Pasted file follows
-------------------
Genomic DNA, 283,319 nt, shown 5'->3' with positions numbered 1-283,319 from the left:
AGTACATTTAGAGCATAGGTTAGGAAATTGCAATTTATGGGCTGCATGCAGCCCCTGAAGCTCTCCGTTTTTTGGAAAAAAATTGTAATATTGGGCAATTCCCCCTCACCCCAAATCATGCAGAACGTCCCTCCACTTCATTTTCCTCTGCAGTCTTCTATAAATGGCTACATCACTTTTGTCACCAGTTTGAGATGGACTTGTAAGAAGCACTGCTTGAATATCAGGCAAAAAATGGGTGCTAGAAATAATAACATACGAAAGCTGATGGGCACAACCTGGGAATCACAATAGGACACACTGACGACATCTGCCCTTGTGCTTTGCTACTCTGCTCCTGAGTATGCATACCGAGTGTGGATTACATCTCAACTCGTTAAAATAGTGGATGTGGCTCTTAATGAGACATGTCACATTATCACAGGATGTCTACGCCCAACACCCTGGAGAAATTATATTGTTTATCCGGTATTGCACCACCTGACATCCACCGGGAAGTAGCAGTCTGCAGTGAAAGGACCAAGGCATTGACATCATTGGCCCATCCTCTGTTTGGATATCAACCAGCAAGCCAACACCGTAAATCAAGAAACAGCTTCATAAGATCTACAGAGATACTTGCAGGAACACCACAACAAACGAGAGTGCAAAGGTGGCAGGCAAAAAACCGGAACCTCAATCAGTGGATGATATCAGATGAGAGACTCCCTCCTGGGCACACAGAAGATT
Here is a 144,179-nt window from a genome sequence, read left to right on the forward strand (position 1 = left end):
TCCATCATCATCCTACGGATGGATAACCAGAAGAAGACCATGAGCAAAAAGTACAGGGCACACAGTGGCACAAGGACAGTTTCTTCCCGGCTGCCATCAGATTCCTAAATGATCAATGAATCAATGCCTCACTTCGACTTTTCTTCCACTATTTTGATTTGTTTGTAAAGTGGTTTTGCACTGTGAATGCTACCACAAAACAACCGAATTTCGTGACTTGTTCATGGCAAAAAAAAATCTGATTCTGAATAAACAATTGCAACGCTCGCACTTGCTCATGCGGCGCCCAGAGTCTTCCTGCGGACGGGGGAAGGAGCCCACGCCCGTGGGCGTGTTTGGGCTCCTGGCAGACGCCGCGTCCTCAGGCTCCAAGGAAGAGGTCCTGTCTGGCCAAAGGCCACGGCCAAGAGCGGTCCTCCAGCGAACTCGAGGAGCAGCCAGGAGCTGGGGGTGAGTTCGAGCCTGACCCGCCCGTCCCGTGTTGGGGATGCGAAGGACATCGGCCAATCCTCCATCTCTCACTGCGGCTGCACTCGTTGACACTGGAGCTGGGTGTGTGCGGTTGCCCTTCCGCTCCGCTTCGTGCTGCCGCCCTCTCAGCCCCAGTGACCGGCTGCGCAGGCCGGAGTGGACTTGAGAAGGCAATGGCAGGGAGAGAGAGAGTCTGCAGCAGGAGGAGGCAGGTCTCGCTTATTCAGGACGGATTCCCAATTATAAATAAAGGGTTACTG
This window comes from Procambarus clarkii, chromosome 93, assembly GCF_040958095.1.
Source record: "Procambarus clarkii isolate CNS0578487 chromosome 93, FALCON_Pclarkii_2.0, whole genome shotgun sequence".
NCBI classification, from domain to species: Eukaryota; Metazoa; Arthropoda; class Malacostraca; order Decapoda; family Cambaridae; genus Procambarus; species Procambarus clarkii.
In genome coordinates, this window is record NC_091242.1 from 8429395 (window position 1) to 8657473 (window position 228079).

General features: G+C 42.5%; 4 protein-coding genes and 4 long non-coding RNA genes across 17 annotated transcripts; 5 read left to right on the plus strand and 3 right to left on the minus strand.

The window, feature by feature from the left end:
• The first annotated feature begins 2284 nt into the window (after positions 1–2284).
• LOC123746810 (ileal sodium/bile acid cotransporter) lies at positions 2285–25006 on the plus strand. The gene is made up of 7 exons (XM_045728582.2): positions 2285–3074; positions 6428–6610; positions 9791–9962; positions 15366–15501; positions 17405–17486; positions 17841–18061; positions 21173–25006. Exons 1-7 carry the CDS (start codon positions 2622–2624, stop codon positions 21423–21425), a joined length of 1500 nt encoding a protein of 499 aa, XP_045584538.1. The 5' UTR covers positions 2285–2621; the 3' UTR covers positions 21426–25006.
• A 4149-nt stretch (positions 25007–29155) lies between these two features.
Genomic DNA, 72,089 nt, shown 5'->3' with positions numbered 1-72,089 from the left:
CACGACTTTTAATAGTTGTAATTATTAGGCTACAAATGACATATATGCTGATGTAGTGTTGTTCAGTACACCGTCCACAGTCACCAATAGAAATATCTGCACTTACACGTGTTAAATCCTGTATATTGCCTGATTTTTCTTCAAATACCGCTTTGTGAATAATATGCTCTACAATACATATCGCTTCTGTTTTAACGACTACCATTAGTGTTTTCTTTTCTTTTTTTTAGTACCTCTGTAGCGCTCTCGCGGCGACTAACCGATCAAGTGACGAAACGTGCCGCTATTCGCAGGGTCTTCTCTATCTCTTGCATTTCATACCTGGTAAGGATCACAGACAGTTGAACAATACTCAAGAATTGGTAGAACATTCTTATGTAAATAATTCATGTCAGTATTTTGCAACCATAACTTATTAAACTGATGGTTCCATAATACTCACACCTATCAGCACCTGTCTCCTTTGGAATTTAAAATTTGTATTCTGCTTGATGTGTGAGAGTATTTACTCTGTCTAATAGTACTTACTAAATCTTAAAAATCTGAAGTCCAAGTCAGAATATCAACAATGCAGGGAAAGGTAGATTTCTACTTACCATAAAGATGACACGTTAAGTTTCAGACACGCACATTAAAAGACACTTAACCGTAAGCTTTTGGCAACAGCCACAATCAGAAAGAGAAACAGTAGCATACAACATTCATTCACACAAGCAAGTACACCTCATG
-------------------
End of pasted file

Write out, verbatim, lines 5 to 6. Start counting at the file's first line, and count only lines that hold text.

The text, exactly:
This window comes from Procambarus clarkii, chromosome 93, assembly GCF_040958095.1.
Source record: "Procambarus clarkii isolate CNS0578487 chromosome 93, FALCON_Pclarkii_2.0, whole genome shotgun sequence".